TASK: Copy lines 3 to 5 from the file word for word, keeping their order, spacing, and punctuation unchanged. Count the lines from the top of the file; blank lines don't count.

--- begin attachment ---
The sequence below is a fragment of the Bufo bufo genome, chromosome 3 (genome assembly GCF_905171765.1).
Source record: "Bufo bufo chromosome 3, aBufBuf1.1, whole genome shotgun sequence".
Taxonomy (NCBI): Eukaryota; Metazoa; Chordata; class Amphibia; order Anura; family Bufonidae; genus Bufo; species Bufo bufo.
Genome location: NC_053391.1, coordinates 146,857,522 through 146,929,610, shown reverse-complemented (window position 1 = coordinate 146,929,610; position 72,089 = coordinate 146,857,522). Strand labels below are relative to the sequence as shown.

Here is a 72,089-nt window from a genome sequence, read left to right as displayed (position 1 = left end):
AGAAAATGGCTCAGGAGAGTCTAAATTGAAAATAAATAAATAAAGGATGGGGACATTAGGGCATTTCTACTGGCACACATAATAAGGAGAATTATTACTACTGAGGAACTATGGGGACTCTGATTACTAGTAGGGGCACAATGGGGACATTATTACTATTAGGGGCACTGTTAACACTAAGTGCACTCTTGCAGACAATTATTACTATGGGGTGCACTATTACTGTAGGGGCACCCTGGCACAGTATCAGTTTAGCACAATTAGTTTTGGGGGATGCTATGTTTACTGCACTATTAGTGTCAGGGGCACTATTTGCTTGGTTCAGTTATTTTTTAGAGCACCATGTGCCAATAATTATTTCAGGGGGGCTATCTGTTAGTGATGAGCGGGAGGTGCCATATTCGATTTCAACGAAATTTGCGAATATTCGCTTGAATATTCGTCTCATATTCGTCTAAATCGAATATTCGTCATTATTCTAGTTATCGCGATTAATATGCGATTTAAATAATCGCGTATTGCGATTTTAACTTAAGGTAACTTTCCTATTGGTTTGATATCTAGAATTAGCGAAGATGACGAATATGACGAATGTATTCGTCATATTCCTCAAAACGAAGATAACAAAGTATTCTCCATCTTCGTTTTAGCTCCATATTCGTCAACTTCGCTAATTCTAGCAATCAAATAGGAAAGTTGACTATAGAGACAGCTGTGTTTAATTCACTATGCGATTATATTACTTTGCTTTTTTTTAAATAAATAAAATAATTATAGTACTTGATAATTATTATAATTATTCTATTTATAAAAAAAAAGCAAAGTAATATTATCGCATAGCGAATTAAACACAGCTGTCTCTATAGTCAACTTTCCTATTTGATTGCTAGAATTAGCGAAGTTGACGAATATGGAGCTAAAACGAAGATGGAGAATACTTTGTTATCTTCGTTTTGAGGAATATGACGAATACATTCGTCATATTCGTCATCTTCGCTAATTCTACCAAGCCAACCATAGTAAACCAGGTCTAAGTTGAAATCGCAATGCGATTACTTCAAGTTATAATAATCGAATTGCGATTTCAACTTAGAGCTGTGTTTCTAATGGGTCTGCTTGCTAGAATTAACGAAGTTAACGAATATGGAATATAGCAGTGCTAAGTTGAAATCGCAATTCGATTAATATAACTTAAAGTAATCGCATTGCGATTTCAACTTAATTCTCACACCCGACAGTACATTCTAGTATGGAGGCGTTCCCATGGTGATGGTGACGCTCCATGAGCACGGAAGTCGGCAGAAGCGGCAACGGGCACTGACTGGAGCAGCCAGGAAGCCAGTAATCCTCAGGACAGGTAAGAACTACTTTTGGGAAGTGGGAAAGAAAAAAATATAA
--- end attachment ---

Taxonomy (NCBI): Eukaryota; Metazoa; Chordata; class Amphibia; order Anura; family Bufonidae; genus Bufo; species Bufo bufo.
Genome location: NC_053391.1, coordinates 146,857,522 through 146,929,610, shown reverse-complemented (window position 1 = coordinate 146,929,610; position 72,089 = coordinate 146,857,522). Strand labels below are relative to the sequence as shown.

Here is a 72,089-nt window from a genome sequence, read left to right as displayed (position 1 = left end):